Jun 25, 2012
This coming Sunday, Pastor Andy is going to kick off our new sermon series through the book of I Thessalonians. I was reading I Thessalonians this morning and I realized I had done a project on the letter while I was a college student. After digging through a couple of files I found my project. The goal of the project was to synthesize the themes in Paul’s letter. While so often biblical study is focused on analyzing and breaking down the text into the smallest bits, my professor wanted us to bring it together; to look at the whole thing at once. I had a blast with this project because as much as I love to analyze I need to see the big picture for it to be worth the work.
But as I looked closer at this project, I started seeing a bunch of things I didn’t like. I drew some connections that don’t seem that important, and missed some more of the obvious points. I didn’t like how I broke down the segments. Why did I stop that section there, when Paul kept on the same theme in the next verse? Did I seriously misspell a three letter word? In a matter of minutes, this prized project became embarrassing.
Then I noticed the date on the cover page: December 12, 2002. I did this ten years ago?!? I did this project the first semester of my college career! Now I feel old. But, I also get to have grace for myself. While this was a mildly impressive display of biblical literacy when I was 18 (at least my prof thought so), I have changed in the last 10 years. I see things differently now.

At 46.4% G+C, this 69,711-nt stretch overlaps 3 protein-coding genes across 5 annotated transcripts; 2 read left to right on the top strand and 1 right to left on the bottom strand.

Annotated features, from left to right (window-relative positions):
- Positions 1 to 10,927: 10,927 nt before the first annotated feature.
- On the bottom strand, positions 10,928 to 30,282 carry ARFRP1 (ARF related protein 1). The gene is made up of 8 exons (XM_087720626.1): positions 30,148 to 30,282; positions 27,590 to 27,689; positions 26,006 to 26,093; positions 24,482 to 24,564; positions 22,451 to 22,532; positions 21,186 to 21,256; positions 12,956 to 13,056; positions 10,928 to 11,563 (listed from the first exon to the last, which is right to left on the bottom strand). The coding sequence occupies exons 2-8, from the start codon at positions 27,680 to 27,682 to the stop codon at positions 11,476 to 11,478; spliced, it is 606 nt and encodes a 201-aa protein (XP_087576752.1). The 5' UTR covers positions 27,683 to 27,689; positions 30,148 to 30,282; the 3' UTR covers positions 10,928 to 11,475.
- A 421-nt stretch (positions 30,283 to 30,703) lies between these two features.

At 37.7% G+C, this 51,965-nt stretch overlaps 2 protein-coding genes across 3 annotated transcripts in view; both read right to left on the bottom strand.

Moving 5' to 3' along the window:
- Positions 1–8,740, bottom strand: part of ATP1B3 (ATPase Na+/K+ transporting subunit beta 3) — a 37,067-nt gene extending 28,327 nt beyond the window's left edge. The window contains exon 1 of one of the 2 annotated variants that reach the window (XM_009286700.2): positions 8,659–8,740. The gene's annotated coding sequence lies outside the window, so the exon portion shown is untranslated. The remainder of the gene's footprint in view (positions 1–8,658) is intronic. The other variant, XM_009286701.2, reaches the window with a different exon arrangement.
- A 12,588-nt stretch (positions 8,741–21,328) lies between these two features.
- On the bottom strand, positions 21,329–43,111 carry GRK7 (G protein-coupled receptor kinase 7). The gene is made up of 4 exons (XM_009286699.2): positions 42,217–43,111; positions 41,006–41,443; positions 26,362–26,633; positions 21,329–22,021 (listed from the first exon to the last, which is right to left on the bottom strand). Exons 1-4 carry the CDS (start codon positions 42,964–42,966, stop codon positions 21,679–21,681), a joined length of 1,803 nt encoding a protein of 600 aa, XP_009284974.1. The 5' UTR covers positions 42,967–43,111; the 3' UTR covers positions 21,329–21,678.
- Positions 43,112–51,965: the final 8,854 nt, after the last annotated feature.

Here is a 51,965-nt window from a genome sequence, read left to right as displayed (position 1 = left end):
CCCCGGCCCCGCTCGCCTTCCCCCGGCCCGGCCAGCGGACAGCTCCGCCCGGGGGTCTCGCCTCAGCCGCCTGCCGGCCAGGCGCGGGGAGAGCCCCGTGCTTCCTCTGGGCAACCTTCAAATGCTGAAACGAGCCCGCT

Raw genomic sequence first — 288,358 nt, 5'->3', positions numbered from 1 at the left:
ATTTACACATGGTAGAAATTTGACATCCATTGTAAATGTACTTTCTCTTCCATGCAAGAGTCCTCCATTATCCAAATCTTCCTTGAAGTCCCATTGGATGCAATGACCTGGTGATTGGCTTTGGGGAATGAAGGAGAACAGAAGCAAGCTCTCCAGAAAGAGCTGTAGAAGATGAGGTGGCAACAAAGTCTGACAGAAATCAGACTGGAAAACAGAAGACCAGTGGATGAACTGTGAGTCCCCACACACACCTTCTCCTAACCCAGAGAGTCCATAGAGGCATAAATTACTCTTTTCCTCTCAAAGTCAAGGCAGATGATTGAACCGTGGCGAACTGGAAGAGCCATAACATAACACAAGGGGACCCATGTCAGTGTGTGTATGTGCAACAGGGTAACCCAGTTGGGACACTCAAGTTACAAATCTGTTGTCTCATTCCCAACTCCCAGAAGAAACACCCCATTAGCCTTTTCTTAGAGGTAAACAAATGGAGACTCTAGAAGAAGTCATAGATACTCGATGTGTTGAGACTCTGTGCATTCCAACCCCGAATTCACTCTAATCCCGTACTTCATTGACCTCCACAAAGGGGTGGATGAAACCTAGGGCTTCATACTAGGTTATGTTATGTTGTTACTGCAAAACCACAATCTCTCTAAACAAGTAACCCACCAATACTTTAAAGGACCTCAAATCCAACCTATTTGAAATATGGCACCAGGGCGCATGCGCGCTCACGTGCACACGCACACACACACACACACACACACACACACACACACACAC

Life with Christ is never stagnant. We never learn anything in finality. We are always growing and changing, and so our understanding of God and his Word must always be growing as well. The Bible is living and active (Hebrews 4:12) and so are we! The gospel of Jesus never changes, but because of its infinite dimensions, we should always see it new.
I pray that I never see the Bible as something I have all figured out, or even any one book as something I’ve already studied enough. I pray these next 13 weeks through 1 Thessalonians will be a great rediscovery of the unchanging message of the gospel and that it would penetrate our lives in a brand new way.